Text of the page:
Friday, September 12, 2014

The Stratford Zoo Midnight Revue Presents Macbeth


The Stratford Zoo Midnight Revue Presents Macbeth by Ian Lendler and Zack Giallongo

Review by Lauren

Source: review copy; all opinions are my own

Official Summary: The Stratford Zoo looks like a normal zoo... until the gates shut at night. That's when the animals come out of their cages to stage elaborate performances of Shakespeare's greatest works. They might not be the most accomplished thespians, but they've got what counts: heart. Also fangs, feathers, scales, and tails, in The Stratford Zoo Midnight Revue Presents Macbeth.

Review:  This is such a fun graphic novel! I know I didn't start reading Shakespeare until I was in high school, so this is a fun way to introduce a younger crowd to the Bard's work, though definitely in a different format. Not only is this book a graphic novel, but the play is being performed within its pages by a group of animals at the zoo. Every night, when all the humans have gone home, the animals gather together to act out Shakespeare. This book is all about Macbeth, of course, though the book hints that Romeo and Juliet will be next.


If you know the play Macbeth, you're probably aware that it's a bit dark and bloody. However, this book makes it more kid friendly by including animals as the performers. For example, Lady Macbeth becomes obsessed with the spot after the king is killed (or eaten, in this case) but instead of being all about the blood  (though she does have blood on her hand at first), it becomes a bit more comedic since Lady Macbeth is a leopard, and therefore, covered in spots.

There is another aspect of the book that I was unsure how they would cover in a kid-friendly adaptation, bu they did a great job. If you know the play, you might remember the whole "not born from a mother" line the witches give Macbeth. If not, you'll learn what I mean when you read this graphic novel.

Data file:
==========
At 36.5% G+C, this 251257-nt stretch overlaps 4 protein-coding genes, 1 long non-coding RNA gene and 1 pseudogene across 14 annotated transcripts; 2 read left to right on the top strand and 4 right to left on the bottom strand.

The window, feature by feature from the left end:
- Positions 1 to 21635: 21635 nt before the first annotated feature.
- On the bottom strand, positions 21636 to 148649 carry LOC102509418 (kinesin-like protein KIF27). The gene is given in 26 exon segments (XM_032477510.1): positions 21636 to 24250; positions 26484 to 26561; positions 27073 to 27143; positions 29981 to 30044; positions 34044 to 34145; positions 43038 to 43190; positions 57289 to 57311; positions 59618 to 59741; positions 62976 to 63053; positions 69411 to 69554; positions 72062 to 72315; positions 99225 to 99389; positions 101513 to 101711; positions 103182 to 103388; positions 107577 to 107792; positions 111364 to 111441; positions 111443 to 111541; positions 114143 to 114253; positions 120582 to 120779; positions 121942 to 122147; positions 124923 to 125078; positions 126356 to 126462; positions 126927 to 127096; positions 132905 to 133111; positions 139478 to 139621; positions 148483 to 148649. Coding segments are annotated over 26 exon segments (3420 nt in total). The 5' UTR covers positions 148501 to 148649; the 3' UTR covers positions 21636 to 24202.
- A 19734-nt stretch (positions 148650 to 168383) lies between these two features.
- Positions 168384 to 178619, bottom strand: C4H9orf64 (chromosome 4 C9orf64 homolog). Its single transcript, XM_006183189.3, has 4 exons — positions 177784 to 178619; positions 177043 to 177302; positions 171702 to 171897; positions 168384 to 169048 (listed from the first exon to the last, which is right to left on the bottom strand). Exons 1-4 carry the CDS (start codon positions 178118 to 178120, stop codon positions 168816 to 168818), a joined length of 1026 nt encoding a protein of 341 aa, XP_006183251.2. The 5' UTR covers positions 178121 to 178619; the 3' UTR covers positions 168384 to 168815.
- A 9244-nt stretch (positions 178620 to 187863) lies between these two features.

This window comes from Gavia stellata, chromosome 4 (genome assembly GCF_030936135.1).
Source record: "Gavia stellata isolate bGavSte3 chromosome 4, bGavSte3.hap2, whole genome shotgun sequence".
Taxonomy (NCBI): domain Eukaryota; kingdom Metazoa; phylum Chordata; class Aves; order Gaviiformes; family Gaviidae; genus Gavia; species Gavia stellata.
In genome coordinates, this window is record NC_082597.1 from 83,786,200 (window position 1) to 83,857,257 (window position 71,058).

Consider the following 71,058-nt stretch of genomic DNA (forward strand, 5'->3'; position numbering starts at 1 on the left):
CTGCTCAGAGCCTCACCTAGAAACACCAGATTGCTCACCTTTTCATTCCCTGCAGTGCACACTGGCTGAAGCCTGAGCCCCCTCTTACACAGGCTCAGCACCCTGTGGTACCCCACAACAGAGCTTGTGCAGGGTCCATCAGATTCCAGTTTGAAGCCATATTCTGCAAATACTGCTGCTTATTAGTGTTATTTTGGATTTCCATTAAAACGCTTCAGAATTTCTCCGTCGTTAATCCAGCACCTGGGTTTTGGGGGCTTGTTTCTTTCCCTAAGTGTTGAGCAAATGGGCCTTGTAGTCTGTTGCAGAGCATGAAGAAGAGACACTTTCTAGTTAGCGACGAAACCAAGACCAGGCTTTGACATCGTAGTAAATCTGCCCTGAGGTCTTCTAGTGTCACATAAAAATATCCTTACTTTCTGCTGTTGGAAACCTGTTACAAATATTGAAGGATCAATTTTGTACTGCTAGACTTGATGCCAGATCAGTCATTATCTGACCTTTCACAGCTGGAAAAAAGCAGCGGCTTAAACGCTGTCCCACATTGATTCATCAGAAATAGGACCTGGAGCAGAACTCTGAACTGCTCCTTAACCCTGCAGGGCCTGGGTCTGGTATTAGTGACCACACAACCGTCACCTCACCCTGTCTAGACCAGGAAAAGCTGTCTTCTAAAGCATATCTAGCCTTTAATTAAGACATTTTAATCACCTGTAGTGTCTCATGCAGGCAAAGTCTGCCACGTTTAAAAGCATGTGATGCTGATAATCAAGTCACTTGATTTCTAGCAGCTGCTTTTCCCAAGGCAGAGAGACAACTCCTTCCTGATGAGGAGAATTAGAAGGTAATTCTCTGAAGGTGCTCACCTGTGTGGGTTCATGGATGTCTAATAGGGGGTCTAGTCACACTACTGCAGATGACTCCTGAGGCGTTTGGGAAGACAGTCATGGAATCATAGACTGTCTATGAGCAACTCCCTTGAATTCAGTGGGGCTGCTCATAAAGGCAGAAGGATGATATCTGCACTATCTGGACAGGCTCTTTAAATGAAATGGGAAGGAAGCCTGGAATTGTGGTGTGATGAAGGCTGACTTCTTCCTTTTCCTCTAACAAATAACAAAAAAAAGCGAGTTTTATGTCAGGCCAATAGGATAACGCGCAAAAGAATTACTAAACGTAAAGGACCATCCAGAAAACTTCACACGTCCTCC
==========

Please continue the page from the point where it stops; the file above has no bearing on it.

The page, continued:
I would suggest this graphic novel for a slightly older child, as amazon states it's good for grades 2-5 and it would definitely be more interesting for someone who can read on their own.


11 comments:

Tracy Terry said...

Such a fun way to introduce Shakespeare. Put off by Julius Caesar at 14 it took many years to be convinced to give the Bard another look and even now I'm not keen.

Tracy Terry said...
This comment has been removed by the author.
Kindlemom said...

This really is a fun way to be introduced to the Bard and probably an easier way as well than trying to just dive right into his work.

Andrea Thompson said...

Okay, this is a really neat idea. So glad you enjoyed!

Melliane said...

I'm ashamed to say that but I've never read Shakespeare lol. In France we don't have these books to read or at last I didn't. But the book looks nice!

Tanja - Tanychy said...

This is so amazing! I love it how they interpreted Brad's work so it's appropriate for younger readers and all that with illustrations. What's not to love about that? So happy you enjoyed this. Great review :)

Aylee said...

haha what a fun concept!! I remember I had something similar when I was younger - Shakespeare stories retold for a younger age group - but mine didn't have animal characters from the zoo, which would absolutely have been an added bonus in my eyes. You're right, it's a great way to introduce young people to the great works of Shakespeare!

Brandi Kosiner said...

Does sound fun, and neat concept

Lauren D. said...

This sounds so fun and I love the idea of subbing animals in for darker material. Glad you enjoyed this!

Cleo Bannister said...

That sounds absolutely brilliant- you do find some great sounding books :-)

kimbacaffeinate said...

Oh what a brilly idea and the illustrations are awesome. I love that it introduces children to Shakespeare.